Soil water content (SWC) A compound soil sample made up of five sub-samples collected with an auger, between 0 and 30 cm of soil depth, in each vegetation island (two adjacent vegetation islands provided only one soil sample) was weighed, air-dried, and then reweighed for estimation of the gravimetric soil water content [(fresh weight-dry weight) / dry weight * 100]. The values reported are averages for the wet (n = 15) and dry (n = 10) periods.
Statistical analysis Mean values of shoot water potential, stomatal conductance and transpiration for each period (wet and dry) and species were statistically compared using an aleatorization test, based on the Euclidean distance between experimental units, and taking into account block, period and species as sources of variation. For statistical analysis of SWC, sources of variation included only block and period. These analyses were made with the aid of the statistical program Multiv minor 2.1.1 (Pillar 2003). Correlation analyses between parameters were made using Sigmaplot 5.0 (SPSS Inc.).
Soil water content was about 58% greater in the wet than in the dry period (figure 2A). Differences in SWC resulted in Ywpd and Ywmd values which were also greater in the wet than in the dry period (figure 2B, C). An important exception was the Ywmd of M. umbellata, which did not vary significantly between the two periods. In the wet period, Ywpd was greater in M. umbellata than in D. viscosa and the Ywmd was greater in M. umbellata than in both D. viscosa and E. argentinum. In the dry period, both Ywpd and Ywmd of M. umbellata were greater than the corresponding values of D. viscosa and E. argentinum.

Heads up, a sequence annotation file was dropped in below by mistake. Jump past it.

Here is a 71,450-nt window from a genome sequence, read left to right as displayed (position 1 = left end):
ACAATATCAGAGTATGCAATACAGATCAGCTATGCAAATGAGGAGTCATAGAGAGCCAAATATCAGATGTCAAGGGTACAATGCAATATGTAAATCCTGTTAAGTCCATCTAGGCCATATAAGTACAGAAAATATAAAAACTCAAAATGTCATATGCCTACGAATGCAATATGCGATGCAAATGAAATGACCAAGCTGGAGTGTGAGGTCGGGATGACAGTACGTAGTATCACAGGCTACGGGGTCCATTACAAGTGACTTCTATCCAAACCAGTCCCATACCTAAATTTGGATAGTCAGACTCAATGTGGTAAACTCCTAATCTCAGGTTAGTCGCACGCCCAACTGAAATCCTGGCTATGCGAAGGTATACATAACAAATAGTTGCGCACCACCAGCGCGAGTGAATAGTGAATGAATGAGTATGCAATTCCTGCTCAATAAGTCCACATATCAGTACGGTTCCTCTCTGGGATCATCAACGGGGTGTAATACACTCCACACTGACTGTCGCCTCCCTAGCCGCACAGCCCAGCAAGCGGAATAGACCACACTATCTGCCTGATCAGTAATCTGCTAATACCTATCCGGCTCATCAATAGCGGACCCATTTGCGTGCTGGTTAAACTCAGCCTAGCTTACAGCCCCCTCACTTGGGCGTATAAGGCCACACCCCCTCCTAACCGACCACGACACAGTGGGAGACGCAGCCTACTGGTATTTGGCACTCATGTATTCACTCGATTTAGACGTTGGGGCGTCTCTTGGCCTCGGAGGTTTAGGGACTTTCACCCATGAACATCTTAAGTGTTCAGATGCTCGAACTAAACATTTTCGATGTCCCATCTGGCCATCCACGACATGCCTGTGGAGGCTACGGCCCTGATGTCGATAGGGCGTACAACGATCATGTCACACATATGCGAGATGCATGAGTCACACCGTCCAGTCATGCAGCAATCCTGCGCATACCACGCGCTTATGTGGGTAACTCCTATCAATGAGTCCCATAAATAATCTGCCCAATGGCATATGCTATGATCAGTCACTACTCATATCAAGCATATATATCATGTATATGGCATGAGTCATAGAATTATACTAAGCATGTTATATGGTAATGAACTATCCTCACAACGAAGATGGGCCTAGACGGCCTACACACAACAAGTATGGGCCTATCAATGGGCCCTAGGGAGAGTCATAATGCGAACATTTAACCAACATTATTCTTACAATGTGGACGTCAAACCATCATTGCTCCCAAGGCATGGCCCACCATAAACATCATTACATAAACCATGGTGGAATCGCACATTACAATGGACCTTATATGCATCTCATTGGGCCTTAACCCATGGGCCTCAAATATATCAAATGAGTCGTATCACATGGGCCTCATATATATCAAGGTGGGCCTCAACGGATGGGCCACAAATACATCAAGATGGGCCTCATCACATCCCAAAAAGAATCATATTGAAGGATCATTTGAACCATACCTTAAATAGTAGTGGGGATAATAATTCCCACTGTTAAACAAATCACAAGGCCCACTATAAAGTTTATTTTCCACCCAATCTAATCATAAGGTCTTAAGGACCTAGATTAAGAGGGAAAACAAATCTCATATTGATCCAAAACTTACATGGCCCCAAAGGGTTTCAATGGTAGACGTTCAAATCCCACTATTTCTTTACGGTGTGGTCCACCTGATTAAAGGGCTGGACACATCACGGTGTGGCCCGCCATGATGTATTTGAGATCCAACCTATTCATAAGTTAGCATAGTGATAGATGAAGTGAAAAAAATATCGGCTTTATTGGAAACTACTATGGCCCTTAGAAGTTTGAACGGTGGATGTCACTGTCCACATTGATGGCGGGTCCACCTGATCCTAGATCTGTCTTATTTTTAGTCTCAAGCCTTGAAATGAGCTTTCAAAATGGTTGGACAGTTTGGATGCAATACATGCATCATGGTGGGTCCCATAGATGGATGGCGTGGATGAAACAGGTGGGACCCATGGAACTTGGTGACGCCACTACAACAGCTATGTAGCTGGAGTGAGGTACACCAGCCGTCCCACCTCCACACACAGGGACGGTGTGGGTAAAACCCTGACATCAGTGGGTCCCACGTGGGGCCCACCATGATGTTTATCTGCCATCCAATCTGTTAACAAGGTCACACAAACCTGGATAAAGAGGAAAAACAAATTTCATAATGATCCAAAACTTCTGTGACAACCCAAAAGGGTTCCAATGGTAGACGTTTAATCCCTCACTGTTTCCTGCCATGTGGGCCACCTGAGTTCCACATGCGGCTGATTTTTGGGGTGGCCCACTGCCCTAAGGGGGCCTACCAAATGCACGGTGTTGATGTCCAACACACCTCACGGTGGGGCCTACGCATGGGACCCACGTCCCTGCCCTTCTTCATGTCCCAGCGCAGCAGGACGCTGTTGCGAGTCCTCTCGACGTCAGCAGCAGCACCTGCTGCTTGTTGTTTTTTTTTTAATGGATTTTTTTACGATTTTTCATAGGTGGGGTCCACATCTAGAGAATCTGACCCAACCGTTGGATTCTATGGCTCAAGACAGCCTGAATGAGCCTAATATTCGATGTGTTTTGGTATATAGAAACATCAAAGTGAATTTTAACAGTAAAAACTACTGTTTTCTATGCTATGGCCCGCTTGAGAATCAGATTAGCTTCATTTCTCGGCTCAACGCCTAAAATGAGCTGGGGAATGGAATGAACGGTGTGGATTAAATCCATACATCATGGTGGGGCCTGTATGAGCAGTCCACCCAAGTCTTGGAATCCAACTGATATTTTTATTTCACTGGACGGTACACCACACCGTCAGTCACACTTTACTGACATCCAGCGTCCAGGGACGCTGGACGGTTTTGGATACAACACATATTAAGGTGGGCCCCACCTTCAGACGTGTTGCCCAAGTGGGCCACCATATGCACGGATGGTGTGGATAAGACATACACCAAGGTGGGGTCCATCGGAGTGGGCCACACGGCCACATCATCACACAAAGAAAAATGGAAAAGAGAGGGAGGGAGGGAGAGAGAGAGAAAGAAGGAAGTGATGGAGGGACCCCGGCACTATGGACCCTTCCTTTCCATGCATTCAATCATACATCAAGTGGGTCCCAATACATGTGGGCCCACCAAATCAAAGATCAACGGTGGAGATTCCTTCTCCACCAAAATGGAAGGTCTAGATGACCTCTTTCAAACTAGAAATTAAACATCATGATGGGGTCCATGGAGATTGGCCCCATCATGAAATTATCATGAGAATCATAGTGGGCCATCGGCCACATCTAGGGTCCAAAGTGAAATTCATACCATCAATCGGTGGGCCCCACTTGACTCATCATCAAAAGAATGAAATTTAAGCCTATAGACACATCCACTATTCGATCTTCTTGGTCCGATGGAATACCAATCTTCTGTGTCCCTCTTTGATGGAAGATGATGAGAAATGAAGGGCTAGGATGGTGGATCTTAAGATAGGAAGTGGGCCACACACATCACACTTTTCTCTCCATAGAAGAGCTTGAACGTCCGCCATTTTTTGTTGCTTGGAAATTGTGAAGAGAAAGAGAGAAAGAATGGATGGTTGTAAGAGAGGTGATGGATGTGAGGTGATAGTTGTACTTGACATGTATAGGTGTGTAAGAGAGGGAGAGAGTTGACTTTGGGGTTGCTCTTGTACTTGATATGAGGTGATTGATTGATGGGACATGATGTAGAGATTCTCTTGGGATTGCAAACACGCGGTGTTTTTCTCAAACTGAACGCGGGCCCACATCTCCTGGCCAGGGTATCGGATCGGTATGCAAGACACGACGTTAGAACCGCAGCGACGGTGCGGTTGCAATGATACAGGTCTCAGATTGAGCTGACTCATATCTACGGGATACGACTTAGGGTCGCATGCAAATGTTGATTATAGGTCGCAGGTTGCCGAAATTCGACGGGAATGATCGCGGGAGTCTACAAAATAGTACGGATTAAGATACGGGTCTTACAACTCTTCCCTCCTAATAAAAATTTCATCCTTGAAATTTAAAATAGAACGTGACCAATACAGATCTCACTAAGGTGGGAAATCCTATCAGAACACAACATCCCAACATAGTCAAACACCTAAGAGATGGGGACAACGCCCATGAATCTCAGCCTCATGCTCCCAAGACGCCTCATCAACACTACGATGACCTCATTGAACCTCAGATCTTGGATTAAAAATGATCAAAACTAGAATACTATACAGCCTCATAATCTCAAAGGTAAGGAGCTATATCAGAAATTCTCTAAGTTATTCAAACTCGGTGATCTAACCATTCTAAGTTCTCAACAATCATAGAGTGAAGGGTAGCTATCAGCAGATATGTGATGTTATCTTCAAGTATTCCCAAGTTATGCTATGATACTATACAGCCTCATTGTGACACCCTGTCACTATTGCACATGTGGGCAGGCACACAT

Significant differences in leaf-to-air VPD between the wet and dry periods were present only for measurements taken in the afternoon, with the wet period showing the smaller values for all three species (figure 3A, B). There were no differences among species. The mean values of gsmor and gsaft were greater in the wet than in the dry periods Differences among species were only present in the dry period, when M. umbellata showed greater values of both gsmor and gsaft than D. viscosa and E. argentinum (figure 3C, D). Variations in E were mostly similar to those of gs: Emor and Eaft were greater in the wet than in the dry period for both D. viscosa and E. argentinum. Contrary to gs, Emor and Eaft of M. umbellata did not vary between the two periods, and reached quite high values, especially in the afternoon (figure 3E, F). In the dry period, Emor and Eaft of M. umbellata were greater than in the other two species. All species has similar values of Gt in the wet period, and drought led to a significant reduction in Gt, except in M. umbellata, which then exhibited significantly higher values than the other two species (table 3).